The company behind a defunct redevelopment project in the Bayside neighborhood of Portland is suing the city for its decision to seize part of the site by eminent domain without offering what it says would be a fair payment.

Federated Cos., which the city chose in 2011 to develop 3.25 acres of city land on Somerset Street, filed suit Thursday in U.S. District Court in Portland. The suit alleges the city violated both Maine and federal law with its decision to seize by eminent domain the “Lot 6” parcel at 59 Somerset St. and to pay just $10 each to three limited liability companies for the property.

The city’s actions “reflect a flagrant, willful, intentional, and wanton disregard for the Plaintiffs’ rights under the United States Constitution and the Constitution and laws of the State of Maine,” says the suit, which also includes Redwood Development Consulting as a plaintiff. It accuses the city of two counts of “taking without payment of just compensation” under Maine and federal law.

“The city believes the new suit is meritless, as the city complied in all respects with the law governing eminent domain in taking the Somerset Street lot for a longstanding and legitimate public purpose,” city spokeswoman Jessica Grondin said in an email Monday. “The taking was consistent also with the city’s vision and planning for the Bayside area, planning that has not changed and that dates as far back as the 2000 Bayside Vision documents.”

The suit comes as a federal judge also moved to dismiss a related lawsuit in which Federated accused the city in 2019 of breach of contract for a “years-long pattern of imprudence and obstruction” around the $85 million project.

Grondin said both parties agreed to drop the earlier suit to focus on the eminent domain issue and the development of the Somerset lot without the distraction of the earlier claims, including claims against former City Manager Jon Jennings, which were dismissed by the court with prejudice.

“The city’s decision to take our property without compensation is tantamount to theft,” Patrick Venne, an attorney for Federated and Redwood Development, said in a statement. “This blatant attempt to avoid performance under our various agreements by taking possession of the underlying land, while the matter was subject to active litigation, will ultimately be seen as the abuse of power that it is.

“These actions substantially expand our claims against the parties involved, and our decision to withdraw the previously filed complaint was, in part, driven by the city’s recent actions. Additional litigation is forthcoming, and these recent events have dramatically simplified the presentation of our arguments as well as our path to a full and complete recovery of our extensive damages.”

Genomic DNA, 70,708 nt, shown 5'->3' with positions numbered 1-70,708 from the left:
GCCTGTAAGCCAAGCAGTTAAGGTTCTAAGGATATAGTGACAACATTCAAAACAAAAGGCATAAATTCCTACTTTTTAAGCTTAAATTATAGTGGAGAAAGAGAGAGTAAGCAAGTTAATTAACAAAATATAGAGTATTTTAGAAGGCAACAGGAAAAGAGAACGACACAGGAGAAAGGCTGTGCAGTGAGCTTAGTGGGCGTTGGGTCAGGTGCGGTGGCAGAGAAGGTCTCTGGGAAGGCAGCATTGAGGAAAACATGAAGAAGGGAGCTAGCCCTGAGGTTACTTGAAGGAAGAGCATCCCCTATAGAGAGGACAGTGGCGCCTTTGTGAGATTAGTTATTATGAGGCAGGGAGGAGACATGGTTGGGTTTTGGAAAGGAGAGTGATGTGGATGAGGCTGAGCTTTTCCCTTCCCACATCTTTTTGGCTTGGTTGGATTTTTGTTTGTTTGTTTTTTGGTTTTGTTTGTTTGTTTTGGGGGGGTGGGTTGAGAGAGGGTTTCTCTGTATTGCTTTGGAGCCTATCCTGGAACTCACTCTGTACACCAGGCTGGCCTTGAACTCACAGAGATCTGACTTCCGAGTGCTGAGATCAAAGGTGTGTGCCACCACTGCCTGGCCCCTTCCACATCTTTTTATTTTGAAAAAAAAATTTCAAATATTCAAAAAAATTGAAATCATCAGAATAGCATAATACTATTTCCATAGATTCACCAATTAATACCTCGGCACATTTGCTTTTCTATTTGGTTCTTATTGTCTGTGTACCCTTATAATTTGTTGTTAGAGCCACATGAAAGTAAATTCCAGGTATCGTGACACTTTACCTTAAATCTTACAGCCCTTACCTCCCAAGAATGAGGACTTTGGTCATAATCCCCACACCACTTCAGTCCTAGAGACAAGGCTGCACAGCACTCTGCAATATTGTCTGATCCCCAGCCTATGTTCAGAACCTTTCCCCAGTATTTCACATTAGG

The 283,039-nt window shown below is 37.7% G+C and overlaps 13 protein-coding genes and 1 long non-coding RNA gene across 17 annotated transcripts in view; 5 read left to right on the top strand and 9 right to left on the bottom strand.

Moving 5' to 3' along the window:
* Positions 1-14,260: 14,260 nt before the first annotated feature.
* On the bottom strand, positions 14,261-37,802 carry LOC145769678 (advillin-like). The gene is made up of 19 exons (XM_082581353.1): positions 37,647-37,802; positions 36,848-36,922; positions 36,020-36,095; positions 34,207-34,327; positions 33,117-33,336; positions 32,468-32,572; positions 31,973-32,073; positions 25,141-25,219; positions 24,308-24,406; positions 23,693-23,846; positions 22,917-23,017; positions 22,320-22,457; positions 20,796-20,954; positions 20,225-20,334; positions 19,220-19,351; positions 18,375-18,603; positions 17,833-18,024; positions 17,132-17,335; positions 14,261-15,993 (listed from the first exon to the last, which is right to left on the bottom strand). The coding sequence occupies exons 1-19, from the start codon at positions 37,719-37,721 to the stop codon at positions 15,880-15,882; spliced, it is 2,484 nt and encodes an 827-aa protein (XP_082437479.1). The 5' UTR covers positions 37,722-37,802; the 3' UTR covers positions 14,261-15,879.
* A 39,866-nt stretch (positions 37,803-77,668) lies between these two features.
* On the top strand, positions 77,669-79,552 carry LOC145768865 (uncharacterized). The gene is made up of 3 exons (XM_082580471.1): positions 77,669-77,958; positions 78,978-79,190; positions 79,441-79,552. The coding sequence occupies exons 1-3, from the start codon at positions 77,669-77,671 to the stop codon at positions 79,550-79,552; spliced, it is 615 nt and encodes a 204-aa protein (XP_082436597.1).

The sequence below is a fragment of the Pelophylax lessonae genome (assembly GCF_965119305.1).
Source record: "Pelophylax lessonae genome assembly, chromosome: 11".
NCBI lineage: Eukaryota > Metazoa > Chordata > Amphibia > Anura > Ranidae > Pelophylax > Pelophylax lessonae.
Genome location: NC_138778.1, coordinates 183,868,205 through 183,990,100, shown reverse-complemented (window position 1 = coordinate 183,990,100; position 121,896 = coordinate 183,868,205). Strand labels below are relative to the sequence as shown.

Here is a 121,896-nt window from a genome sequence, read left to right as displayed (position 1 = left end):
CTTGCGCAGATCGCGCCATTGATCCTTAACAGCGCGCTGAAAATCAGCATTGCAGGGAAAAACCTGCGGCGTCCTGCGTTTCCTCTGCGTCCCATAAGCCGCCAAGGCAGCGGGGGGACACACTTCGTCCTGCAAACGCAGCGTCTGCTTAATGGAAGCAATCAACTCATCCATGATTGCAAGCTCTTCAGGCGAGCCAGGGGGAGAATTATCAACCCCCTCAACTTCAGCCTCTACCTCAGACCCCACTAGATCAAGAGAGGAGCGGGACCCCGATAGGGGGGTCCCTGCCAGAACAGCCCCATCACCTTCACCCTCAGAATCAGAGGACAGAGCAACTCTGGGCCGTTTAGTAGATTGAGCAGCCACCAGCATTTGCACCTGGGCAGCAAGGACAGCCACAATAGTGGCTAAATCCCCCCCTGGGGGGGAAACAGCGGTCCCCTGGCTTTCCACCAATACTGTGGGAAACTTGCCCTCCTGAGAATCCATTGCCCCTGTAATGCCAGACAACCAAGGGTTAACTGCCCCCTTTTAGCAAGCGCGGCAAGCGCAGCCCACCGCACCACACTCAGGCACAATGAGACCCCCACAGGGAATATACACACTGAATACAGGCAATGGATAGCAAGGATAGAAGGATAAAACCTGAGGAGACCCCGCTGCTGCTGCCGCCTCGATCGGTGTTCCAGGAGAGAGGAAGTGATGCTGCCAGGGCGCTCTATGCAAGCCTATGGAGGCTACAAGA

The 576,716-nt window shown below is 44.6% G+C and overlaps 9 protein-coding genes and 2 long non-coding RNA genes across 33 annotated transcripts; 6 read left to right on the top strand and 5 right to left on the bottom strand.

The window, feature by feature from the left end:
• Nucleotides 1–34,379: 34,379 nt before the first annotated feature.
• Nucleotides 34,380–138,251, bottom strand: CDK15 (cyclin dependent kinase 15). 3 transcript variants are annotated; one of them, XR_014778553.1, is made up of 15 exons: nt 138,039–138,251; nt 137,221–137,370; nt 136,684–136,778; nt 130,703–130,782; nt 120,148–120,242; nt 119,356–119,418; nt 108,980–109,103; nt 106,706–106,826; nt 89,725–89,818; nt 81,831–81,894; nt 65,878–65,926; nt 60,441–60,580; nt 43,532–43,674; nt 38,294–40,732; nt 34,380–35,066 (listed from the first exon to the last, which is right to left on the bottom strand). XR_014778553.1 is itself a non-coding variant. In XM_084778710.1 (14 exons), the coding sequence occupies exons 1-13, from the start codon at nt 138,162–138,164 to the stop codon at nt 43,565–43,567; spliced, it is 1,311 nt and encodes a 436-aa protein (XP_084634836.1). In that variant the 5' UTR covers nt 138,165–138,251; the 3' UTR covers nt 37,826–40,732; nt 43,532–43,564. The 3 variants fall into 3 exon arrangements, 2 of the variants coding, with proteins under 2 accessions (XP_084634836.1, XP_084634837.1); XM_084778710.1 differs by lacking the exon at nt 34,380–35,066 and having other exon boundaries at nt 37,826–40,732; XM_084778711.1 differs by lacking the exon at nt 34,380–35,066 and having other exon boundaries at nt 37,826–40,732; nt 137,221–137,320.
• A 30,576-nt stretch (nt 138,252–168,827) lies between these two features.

The city originally chose Federated to develop 3.25 acres of city land on Somerset Street in 2011. Its initial site plan, which included about 800 units of housing in four 165-foot towers, was approved in January 2014, but challenged in court by a group called Keep Portland Livable.

Federated scaled down the project to settle the lawsuit and received its site plan approvals in March 2015 to build three four-story apartment buildings and a parking garage at 59 Somerset St. The developer closed on the property in June 2016, paying the city $2.2 million, and had three years from receiving its site plan approvals to apply for and obtain building permits before that approval expired.

That deadline passed in March 2018, a month after the city said it denied Federated a building permit application because Federated had failed to pay more than $80,000 in traffic mitigation and other costs and did not post a required performance guarantee.

In its August 2019 suit, Federated said it invested millions of dollars in the mixed-use development project – but as the project shrunk in size, so did city support, ultimately leading to contractual failures, expirations of project approvals and denial of the building permit application.

The City Council in September voted unanimously to approve the seizure of the Lot 6, 59 Somerset St. parcel and to pay $10 to each of the limited liability companies for the land, citing an appraisal that said the lot had a “negative fair market value.”

The city had received a loan from the U.S. Department of Housing and Urban Development as part of the original project to help build a public parking garage on the site, a factor that was cited by councilors in their decision. Although the project approvals have expired, Portland taxpayers have continued to pay interest on the $8.2 million federal loan. As of July, the city had paid more than $784,000 in interest, including nearly $633,000 in interest toward the garage, according to the city’s finance director.

“This isn’t something we do a lot,” Mayor Kate Snyder said at the September meeting. “There was a commitment (for a parking garage) made to the community, whether you were on the council or not. I look forward to making good on that commitment.”

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